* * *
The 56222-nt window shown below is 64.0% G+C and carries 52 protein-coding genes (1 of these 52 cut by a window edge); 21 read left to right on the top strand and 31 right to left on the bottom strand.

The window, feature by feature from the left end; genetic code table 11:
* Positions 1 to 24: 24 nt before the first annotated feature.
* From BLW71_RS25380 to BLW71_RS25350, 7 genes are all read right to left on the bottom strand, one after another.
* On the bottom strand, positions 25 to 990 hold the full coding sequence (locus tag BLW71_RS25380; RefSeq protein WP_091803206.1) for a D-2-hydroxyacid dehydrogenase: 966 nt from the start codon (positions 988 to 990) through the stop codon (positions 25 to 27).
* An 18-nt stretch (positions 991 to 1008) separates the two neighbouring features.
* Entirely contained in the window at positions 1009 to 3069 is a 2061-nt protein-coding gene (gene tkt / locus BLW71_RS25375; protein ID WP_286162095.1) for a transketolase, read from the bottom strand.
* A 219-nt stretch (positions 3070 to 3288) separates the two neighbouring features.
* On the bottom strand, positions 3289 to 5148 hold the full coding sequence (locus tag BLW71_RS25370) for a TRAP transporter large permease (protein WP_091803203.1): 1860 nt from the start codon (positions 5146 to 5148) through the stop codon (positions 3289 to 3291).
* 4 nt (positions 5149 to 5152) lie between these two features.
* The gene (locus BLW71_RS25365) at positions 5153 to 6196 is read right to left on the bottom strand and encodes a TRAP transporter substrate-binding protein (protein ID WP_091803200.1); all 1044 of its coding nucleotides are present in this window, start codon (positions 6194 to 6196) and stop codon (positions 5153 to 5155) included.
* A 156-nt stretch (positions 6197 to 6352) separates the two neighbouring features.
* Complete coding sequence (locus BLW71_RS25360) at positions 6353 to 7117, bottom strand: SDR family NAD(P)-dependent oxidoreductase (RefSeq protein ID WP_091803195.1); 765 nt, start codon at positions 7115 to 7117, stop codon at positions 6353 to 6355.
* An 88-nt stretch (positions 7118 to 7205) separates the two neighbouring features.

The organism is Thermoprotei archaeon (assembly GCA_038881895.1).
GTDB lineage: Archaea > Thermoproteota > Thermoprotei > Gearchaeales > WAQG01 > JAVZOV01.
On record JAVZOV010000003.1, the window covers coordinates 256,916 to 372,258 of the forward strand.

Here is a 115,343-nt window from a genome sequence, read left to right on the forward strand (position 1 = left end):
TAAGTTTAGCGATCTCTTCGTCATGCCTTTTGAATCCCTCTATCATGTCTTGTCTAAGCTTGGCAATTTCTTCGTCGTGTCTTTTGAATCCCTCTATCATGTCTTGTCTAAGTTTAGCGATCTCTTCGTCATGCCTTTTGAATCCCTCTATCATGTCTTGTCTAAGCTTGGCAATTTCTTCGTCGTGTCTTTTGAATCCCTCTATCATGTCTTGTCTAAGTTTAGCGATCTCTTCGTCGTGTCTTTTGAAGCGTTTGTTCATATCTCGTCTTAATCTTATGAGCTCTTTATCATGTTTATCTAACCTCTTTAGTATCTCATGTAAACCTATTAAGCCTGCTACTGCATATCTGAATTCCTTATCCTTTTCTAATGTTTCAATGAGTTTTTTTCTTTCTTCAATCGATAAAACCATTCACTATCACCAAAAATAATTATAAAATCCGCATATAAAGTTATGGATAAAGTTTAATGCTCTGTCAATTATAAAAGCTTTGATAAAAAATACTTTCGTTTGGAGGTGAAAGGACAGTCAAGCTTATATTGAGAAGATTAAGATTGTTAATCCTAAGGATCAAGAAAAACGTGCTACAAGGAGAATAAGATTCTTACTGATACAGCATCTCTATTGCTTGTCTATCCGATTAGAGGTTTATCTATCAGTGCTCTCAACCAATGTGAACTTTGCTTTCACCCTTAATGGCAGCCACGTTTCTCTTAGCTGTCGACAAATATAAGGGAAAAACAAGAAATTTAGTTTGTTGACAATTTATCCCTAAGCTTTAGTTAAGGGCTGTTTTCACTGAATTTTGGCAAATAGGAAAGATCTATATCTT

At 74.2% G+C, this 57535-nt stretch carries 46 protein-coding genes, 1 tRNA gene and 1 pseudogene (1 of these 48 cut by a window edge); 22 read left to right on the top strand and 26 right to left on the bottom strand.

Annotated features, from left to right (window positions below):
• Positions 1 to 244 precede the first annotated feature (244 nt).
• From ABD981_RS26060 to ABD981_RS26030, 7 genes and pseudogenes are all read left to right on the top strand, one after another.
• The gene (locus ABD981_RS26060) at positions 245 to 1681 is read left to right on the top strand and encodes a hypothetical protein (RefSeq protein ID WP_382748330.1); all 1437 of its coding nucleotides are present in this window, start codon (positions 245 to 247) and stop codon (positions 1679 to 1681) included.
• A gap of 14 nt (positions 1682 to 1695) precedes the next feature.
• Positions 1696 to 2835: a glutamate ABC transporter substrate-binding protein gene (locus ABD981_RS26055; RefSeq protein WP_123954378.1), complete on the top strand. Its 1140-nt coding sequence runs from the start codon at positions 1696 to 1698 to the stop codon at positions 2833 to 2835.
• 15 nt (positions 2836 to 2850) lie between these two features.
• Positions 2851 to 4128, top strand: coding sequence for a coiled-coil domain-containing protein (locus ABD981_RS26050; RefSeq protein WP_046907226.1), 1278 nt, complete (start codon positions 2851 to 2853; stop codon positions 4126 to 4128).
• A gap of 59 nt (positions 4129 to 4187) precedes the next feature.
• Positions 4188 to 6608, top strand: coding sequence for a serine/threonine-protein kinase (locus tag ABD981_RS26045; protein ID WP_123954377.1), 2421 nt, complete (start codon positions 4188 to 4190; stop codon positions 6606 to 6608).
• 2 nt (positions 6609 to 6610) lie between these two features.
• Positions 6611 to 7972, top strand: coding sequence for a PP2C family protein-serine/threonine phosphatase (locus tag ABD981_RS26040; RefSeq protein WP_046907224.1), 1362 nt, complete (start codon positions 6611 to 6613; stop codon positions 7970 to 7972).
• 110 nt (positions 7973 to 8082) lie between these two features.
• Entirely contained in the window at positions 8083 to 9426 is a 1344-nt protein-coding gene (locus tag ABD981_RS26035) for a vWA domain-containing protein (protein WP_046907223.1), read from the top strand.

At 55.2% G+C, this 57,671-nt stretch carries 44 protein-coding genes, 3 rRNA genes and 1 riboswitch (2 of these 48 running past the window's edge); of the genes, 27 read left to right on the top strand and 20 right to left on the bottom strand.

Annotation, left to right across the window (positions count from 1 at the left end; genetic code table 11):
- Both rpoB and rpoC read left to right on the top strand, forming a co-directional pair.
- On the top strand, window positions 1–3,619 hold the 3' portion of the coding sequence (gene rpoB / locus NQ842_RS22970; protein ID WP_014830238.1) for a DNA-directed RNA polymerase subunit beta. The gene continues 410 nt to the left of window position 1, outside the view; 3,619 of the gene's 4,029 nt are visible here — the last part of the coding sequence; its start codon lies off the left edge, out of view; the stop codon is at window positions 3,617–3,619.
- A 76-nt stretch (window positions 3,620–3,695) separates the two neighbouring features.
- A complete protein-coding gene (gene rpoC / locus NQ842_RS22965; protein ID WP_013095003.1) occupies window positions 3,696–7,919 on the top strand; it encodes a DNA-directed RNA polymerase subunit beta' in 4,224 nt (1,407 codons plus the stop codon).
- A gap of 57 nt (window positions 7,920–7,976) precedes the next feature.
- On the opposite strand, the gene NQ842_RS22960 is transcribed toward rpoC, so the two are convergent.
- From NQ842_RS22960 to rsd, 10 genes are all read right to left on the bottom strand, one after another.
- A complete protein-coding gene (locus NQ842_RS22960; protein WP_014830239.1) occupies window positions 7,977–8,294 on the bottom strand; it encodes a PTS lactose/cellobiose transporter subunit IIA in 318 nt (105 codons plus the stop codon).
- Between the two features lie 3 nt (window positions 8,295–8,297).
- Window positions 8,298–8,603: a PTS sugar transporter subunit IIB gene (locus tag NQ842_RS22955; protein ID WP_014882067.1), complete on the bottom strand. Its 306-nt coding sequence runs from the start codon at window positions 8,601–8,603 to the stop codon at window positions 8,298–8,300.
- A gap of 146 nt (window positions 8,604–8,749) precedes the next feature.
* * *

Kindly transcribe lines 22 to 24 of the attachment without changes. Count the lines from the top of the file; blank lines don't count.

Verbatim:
• Positions 1 to 244 precede the first annotated feature (244 nt).
• From ABD981_RS26060 to ABD981_RS26030, 7 genes and pseudogenes are all read left to right on the top strand, one after another.
• The gene (locus ABD981_RS26060) at positions 245 to 1681 is read left to right on the top strand and encodes a hypothetical protein (RefSeq protein ID WP_382748330.1); all 1437 of its coding nucleotides are present in this window, start codon (positions 245 to 247) and stop codon (positions 1679 to 1681) included.